Researchers say exercising 4 hours after learning may improve memory recall.
Study co-author Guillén Fernández, of the Donders Institute at the Radboud University Medical Center in the Netherlands, and colleagues found that adults who exercised 4 hours after completing a learning task had better memory recall 2 days later.
However, exercising immediately after the learning task or not at all appeared to have no effect on memory retention.
The researchers recently published their findings in the journal Current Biology.
For the study, the team enrolled 72 individuals to complete a 40-minute task in which they were required to view 90 pictures and learn the associated locations.
The participants were then allocated to one of three groups: one group exercised immediately after the learning task, one group exercised 4 hours after the learning task, and one group did not exercise at all.
Both exercise groups completed 35 minutes of interval training using an ergometer.
Memory retention improved for delayed exercise group
All participants underwent a memory recall test 2 days later, which assessed how much information they retained from the learning task.
They also underwent functional magnetic resonance imaging (fMRI), which measured brain activity during memory recall.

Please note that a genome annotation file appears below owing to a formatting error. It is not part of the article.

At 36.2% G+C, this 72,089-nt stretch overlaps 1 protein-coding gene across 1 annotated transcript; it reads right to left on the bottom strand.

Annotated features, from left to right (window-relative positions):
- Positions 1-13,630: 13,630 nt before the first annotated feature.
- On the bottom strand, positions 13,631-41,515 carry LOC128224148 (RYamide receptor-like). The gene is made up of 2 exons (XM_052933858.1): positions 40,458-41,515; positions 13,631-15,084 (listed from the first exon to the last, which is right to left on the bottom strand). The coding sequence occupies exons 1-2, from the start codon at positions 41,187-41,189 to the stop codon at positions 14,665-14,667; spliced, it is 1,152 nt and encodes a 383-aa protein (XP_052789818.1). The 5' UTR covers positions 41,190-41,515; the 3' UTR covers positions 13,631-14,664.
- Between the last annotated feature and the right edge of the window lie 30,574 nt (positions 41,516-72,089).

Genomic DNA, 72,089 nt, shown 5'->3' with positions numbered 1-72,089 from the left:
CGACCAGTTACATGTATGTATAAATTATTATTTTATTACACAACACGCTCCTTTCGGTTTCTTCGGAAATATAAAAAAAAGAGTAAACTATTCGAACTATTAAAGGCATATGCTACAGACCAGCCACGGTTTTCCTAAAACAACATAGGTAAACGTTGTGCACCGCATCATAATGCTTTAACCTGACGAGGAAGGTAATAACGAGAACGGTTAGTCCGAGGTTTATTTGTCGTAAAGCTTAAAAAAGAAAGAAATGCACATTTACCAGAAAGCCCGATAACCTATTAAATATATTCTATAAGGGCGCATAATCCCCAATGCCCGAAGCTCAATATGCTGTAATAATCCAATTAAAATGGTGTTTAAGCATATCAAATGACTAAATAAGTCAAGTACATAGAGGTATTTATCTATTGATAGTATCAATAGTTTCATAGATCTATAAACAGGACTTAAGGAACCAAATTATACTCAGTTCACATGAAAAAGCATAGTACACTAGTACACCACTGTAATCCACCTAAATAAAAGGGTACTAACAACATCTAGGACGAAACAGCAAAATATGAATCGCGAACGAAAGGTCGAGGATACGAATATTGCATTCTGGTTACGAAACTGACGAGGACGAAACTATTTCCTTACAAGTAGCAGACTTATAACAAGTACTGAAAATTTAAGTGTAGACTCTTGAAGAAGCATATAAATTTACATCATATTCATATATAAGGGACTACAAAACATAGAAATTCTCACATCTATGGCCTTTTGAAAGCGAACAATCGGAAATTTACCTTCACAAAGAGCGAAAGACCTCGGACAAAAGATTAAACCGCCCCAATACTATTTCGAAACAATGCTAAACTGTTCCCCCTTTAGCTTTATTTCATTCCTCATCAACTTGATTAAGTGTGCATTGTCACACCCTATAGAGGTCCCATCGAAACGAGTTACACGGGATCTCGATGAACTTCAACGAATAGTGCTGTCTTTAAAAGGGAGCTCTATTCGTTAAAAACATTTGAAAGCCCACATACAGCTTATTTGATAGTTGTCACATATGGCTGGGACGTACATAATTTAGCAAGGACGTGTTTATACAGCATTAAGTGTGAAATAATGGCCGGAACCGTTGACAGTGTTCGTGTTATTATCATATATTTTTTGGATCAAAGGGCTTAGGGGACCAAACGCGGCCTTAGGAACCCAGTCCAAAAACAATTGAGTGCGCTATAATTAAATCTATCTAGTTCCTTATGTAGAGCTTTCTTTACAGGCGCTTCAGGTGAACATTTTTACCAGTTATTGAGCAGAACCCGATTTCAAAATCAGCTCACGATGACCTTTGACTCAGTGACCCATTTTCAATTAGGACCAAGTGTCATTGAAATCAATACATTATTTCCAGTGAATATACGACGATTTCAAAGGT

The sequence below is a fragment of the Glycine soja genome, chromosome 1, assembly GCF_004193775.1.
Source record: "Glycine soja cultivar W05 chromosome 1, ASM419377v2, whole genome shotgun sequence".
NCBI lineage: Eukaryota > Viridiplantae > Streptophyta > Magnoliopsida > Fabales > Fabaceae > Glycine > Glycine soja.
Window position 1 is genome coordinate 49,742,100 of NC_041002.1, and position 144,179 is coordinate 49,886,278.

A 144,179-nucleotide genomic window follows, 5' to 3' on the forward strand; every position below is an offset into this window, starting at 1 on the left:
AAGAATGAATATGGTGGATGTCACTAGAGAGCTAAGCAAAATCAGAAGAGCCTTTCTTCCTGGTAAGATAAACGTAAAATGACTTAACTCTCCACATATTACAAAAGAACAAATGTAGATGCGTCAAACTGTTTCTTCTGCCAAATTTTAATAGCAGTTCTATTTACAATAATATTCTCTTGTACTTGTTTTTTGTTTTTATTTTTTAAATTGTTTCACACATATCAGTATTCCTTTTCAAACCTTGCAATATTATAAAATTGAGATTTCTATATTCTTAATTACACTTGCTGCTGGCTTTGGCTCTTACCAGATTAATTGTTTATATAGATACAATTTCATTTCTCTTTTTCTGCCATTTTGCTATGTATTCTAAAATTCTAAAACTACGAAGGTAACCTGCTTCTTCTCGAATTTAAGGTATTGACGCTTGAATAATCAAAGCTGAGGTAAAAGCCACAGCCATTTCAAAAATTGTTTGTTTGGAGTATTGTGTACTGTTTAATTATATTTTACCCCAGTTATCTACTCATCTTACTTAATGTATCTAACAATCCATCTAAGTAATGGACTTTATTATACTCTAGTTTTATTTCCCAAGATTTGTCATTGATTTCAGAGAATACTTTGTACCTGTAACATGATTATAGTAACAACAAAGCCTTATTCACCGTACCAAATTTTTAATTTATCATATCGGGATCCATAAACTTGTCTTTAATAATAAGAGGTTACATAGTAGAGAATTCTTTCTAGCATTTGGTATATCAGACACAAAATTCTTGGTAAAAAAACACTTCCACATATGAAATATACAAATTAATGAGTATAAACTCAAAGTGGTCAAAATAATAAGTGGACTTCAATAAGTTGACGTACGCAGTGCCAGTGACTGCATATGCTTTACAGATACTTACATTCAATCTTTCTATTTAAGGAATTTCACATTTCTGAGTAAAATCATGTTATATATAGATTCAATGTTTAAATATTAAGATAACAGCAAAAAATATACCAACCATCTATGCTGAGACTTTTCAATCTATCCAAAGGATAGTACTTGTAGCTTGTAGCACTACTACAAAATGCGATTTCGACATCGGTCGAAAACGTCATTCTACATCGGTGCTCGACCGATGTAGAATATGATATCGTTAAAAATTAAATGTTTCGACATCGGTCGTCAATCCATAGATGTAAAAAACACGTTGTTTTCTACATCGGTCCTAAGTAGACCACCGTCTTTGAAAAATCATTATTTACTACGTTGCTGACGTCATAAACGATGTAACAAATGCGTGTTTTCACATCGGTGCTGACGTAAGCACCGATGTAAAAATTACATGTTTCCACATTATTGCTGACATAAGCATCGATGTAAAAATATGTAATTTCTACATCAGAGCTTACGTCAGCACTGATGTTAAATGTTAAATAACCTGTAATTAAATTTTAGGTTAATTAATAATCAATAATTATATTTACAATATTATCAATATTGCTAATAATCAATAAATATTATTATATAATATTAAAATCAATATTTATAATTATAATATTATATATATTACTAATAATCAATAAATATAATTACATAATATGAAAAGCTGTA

Compared with participants who exercised immediately after the learning task or not at all, those who exercised 4 hours after were found to have better memory recall after 2 days.
Furthermore, the researchers found that when participants who exercised 4 hours after the learning task correctly recalled information, they had more precise representations of correct answers in the hippocampus - the brain region important for learning and memory.
Commenting on the possible implications of their findings, the authors say:
"[...] our results provide initial evidence that properly timed physical exercise can alter mnemonic processes at delayed retrieval and improve memory retention over a period of at least 48 hours.
The economic, healthy, and practical nature of exercise makes it ideal for interventions in educational and clinical settings. Our experiment thus serves as a proof-of-principle study that could inspire future applications of exercise to boost long-term memory in various populations."
While the authors are unable to explain exactly why delayed exercise appears to boost long-term memory, they point to animal studies that have shown exercise can increase levels of catecholamines, which are chemical compounds that can improve memory consolidation.
In future research, the team plans to investigate the underlying mechanisms by which delayed physical activity affects learning and memory.